Q: What was has Kent helped you off the court?
DL: For me he's been working on my relationships with certain figures in my life, certain parental figures in my life and helping us bond back together. He's been so instrumental in that. He talks about generational bondage and it's a continual pattern and I've already broken it in my first year, college attendee, let alone graduated high school. Only half of my family graduated from high school, speaking of my mom and my dad so I've just to continue to do what I think is right and what I believe in.

Que Johnson:

Question: With a few scorers graduating what can you do this offseason to become someone who can replace them?

Que Johnson: In the offseason we're just going to keep working as a team. We're all still young. We're losing DaVonté, Jordan and Dex but we've still have Ike, me, Josh, so we can makeup for them.

Q: What's the difference in the games where you score well and the ones where you don't?
QJ: Confidence is key. I just have to stay confident in myself rather than shying away.

Q: What went wrong early in the game?
QJ: Cal's a good team. We missed a couple defensive assignments and they capitalized on it.

Brett Boese:

Question: How are you going to try and improve your game this offseason?
Brett Boese: I know for me, I'm just going to try and keep it simple. Maybe work more on coming off ball-screens. Our offense has a lot of stuff coming off ball-screens, like you guys have seen all season. Working on attacking the rim more, things like that. I'm a good free-throw shooter so I'd like to get to the line more but keep it simple, nothing too dramatic or drastic, just continue to get better and work over the summer.

Q: Are there skills you've added to your game this year that can really improve over an offseason?
BB: Yeah, you know you might have a thing but there might not be opportunities in the game, the flow of the game might not allow you to do those types of things. It's something that you don't really think about during the game, you think about it in the offseason and then you feel really confident about it. Once you feel really confident about it, you don't even think about it, you just read and react.

Q: With two of the teams shooters graduating will that keep you outside the arc more?
BB: I hope so, I hope to continue to do what I'm doing. I like, shooting the ball, obviously. As far as just extending my game, be able to put it on the floor a little bit more and make an easy attack to the hoop. We have a lot of shooters on this team, we have a lot of guys that can do a lot of great things. In just the last two or three weeks, I've seen in our scout team practices a lot of guys really growing and making strides toward their games. So, we'll have to see who's  going to step up in the offseason and fill the huge shoes of Jordan and DaVonté and Dexter.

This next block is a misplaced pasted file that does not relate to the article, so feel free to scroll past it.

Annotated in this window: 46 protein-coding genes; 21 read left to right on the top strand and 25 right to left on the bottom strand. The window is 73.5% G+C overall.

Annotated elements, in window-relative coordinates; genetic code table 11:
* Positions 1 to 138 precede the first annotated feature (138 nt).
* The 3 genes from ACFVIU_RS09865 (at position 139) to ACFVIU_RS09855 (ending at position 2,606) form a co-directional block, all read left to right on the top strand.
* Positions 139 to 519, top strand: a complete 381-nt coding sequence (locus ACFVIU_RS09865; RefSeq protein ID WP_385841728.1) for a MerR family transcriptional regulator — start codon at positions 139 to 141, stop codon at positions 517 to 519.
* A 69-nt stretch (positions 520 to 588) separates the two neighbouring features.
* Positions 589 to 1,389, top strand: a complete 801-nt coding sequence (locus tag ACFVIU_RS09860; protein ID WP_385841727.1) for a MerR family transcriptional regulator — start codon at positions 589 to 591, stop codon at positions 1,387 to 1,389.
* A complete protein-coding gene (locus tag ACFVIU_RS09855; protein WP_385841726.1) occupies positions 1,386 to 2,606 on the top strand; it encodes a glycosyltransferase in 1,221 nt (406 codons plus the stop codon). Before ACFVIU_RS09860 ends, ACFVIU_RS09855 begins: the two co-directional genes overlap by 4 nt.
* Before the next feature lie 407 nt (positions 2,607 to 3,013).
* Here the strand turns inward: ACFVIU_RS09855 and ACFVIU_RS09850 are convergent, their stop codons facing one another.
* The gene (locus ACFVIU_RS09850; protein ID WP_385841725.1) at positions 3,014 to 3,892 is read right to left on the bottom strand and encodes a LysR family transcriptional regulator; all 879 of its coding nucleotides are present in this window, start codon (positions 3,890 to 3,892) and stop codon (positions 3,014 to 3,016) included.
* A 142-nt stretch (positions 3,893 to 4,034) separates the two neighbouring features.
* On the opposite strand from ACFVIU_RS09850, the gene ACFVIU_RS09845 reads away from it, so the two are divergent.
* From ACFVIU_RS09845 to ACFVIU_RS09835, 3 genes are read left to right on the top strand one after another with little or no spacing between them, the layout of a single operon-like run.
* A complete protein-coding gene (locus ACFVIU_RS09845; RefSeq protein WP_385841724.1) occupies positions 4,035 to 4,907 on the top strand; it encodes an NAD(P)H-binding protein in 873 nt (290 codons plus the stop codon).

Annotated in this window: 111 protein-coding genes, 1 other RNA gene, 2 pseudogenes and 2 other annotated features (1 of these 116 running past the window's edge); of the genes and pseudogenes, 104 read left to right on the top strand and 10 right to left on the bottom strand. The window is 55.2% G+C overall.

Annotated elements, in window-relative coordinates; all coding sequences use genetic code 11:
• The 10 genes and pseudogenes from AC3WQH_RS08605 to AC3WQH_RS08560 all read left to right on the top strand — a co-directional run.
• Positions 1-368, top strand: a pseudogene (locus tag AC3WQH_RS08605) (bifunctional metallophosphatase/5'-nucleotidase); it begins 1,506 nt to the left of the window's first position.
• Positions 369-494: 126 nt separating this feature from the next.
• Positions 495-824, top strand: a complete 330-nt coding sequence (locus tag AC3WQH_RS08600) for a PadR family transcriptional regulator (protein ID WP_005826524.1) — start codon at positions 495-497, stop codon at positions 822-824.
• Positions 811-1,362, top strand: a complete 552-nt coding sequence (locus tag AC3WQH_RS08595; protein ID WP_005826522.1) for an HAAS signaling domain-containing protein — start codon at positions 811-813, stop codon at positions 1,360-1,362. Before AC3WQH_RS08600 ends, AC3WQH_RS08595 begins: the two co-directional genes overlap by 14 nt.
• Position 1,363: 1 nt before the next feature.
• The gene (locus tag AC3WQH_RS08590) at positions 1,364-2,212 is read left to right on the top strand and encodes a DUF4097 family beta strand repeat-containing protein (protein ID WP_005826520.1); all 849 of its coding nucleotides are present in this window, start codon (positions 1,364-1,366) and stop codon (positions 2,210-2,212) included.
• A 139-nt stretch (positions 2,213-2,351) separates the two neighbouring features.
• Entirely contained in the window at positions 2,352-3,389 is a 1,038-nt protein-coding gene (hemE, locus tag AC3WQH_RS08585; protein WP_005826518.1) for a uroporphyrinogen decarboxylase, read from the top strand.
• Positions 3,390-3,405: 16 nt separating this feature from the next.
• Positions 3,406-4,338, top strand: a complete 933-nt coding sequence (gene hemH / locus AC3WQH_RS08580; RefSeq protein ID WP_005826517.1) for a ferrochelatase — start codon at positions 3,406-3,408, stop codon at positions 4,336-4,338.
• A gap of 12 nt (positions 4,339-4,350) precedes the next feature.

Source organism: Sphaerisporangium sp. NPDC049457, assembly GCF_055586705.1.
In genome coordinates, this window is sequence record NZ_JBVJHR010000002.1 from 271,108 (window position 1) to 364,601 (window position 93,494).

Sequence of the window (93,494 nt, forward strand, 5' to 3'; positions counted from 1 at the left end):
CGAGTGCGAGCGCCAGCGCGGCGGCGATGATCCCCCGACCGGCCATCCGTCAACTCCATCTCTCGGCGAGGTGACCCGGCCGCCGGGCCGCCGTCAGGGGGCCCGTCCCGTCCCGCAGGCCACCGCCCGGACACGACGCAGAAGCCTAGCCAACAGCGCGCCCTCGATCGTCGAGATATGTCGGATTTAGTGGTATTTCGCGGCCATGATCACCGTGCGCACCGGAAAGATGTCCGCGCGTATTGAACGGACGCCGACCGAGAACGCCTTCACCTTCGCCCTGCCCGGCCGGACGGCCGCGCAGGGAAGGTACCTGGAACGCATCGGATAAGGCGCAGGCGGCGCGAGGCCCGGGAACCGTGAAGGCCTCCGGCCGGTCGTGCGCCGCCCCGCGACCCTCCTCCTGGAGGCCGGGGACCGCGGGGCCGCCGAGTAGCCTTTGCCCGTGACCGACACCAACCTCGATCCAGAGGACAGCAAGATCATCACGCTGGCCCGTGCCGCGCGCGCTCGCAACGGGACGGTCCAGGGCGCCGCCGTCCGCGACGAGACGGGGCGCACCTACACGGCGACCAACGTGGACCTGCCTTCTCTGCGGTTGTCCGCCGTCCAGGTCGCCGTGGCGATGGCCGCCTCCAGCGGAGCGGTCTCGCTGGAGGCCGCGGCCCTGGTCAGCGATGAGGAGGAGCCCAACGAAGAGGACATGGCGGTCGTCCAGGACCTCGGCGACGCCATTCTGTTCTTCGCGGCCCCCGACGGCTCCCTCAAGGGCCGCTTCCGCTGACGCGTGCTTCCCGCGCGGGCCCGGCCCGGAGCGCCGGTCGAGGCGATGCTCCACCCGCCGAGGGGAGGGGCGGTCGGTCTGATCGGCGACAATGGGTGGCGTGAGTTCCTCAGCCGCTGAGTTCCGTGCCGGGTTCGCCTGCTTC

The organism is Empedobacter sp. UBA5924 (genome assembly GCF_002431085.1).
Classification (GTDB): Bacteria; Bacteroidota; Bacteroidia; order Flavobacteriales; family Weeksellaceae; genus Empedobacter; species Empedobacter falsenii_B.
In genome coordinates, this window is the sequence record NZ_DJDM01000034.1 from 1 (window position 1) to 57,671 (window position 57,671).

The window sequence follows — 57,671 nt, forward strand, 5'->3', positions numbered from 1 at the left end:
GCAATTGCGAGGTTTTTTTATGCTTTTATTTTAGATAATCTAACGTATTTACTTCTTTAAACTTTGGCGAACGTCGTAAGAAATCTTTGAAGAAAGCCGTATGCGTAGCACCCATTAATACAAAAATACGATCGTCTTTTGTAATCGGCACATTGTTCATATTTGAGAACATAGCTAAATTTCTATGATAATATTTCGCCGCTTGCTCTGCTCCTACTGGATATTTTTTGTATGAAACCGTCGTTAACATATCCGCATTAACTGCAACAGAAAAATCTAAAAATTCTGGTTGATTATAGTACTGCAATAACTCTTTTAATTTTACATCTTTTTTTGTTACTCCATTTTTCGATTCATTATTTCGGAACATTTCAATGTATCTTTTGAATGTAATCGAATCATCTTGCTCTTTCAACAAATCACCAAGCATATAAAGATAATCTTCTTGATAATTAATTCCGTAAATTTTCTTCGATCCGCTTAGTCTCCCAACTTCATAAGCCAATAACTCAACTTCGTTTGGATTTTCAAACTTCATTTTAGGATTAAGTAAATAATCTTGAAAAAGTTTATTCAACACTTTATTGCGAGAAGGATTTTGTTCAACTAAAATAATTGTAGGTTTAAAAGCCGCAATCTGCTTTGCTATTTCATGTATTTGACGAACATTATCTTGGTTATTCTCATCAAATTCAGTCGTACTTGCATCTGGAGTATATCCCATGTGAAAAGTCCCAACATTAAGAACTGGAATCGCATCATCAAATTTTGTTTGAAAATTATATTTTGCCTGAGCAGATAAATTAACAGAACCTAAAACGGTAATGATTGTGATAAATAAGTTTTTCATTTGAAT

Ike Iroegbu:

Question: How important is it for you to work on your outside shot this offseason?
Ike Iroegbu: It's very important. My shot in general, I'm going to do a lot of shooting this offseason, a lot of spot-up 3s, moving 3s, coming off the bounce. That's one thing I'm really going to focus on is shooting off the bounce. I feel like this last summer I focused really on spotting up, this summer I'm going to really focus on moving and trying to move my game to shooting off the bounce. I know I can drive; I feel like I'm a solid driver. I know that if I can move and shoot off the bounce it will be harder for the defense.

Washington State Pac-12 tournament postgame press conference

Washington State coach Ernie Kent joined Ike Iroegbu and Josh Hawkinson to address the media following WSU's loss to California. Below is a transcript of what they said.

Ernie Kent opening statement:

First of all, I want to talk about Cal because I thought they did a really excellent job in the game. Shooting, they shot the ball extremely well from the 3 and I thought (David) Kravish was just spectacular with his play inside. We didn't have a lot of answers in there for him and had a difficult time defending the perimeter as well, too, which is a problem we've had off and on, obviously all year.

I also want to say, when I took over this program 11 months ago, I saw a group of young men that lacked a lot of confidence. I saw a group of young men that have been through so much the last two years and it's a testament to their character that they have been just phenomenal in terms of allowing us to coach them, handling themselves both on the floor and off the floor. The travel, handling themselves in airports and hotels, it's just a really special group to be around. Their record may not reflect it but they had a lot of victories this year just in terms of how much growth took place in our program.


Question: How much did you game plan for David Kravish?
Ernie Kent: He did not hurt us too bad the last two games and we talked about keeping the ball out of his hands and keeping him from touching it so much. I just don't think we did a very good job of that. Once he got rolling and got his confidence, he was very, very difficult to stop. So, I wouldn't say he was the No. 1 focal point, just because their guards are so good – Matthews has been shooting it so well, Tyrone torched us for 21 in the first half, alone, when we played them last – but it was certainly a focal point to try to limit his touches.